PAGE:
Our forums are intended to allow both structural engineers and non-structural engineers to discuss the matters which affect them, obtain help with any queries and act as a useful way in which to communicate.

For more information, please visit the I need help or frequently asked questions areas.

General Public forum for all website users to post comments or queries
Institution Forums > General > Sagging floor and cracks View modes: 
User avatar
Site User
Site User
Smithy123 - 12/12/2018 08:31:59
Sagging floor and cracks

We moved into a 1930s semi in May. Homebuyer survey carried out in February reported no problems with cracks etc.

The house has an extension which was built over 20 years ago. I've noticed, in the last two months, that the floor (which is LVT over concrete) has started to sag in one particular place in the kitchen, which is approximately where the extension is. It's dropped around 1cm at the lowest, and the sagging area is about 1 meter in width. The floor isn't sagging anywhere else that I can see. 

I'm aware that the long drought over the summer has resulted in a lot of subsidence claims, and I'm worried that this might be what it is. There are no cracks downstairs, but I have noticed vertical cracks going from the top of the door frames to ceilings in the doors upstairs and there are a few horizontal cracks in the old part of the house. One door has started sticking a bit (the one nearest the extension).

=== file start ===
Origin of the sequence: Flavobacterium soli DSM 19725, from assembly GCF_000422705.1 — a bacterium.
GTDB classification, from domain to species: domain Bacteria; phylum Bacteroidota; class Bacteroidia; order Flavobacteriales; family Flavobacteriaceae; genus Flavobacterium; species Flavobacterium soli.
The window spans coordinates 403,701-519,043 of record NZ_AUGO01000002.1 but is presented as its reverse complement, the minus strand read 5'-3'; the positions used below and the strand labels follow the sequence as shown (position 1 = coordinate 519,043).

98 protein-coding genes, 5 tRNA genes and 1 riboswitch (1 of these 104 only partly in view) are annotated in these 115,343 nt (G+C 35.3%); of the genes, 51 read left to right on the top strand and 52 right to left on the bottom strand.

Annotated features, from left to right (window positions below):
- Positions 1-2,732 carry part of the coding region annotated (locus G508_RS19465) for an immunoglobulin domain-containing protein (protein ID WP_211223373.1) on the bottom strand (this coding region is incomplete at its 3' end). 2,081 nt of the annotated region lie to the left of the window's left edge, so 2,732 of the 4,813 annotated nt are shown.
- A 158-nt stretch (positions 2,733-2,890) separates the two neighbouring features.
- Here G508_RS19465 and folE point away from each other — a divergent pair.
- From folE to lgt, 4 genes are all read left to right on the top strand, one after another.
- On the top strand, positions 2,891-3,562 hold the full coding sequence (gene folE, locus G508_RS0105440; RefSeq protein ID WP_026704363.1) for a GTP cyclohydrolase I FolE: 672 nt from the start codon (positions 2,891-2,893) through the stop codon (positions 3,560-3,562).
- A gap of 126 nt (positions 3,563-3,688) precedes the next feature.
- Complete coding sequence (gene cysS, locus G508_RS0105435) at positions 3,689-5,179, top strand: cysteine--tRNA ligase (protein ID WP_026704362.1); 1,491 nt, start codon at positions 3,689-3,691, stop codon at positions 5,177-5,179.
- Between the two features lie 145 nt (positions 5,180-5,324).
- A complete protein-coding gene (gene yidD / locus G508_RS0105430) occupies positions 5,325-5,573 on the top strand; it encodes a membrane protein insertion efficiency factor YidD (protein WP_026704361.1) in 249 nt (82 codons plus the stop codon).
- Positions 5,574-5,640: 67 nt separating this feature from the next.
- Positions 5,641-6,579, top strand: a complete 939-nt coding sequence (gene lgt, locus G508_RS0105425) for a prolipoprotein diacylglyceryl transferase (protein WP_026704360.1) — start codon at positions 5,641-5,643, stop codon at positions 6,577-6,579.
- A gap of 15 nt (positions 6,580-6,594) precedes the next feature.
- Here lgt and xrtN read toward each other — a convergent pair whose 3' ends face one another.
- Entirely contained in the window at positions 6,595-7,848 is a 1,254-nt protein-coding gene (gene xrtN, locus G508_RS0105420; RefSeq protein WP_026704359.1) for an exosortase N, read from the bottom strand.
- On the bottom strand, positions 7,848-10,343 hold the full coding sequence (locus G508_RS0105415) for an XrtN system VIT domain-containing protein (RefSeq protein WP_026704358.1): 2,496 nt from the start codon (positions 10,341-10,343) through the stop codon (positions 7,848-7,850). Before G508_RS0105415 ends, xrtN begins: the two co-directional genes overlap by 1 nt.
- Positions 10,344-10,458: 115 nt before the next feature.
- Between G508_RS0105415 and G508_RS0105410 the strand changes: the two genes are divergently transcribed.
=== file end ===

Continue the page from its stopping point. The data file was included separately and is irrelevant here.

They are all hairline cracks and none are diagonal, although there is one in the landing which goes around where the RSJ must be - where the old house meets the new house. The cracks inside the bedrooms have appeared since the summer.

There is also a vertical crack in the render outside where the old house meets the new house.

Does this sound like subsidence?

Thank you.

PLEASE NOTE: Users seeking advice on home improvements or adaptations should consult a structural engineer using our Building Confidence service, where you can locate a trustworthy professional near you and get the advice you need to ensure your works are safe and secure. No advice provided within the forum can be guaranteed by the Institution, neither can it be a substitute for a consultation on site.

It is important that before using any of the Institution forums, that you have read and understood our complete terms and conditions of use.

All of the pages on this website are the copyright © of The Institution of Structural Engineers.

The Institution of Structural Engineers, International HQ, 47-58 Bastwick Street, London, EC1V 3PS, United Kingdom
Tel: +44 (0)20 7235 4535 Fax: +44 (0)20 7235 4294
Registered with the Charity Commission for England and Wales No. 233392 and in Scotland No. SC038263
Follow us on: Twitter Facebook LinkedIn Youtube The Structural Engineer Jobs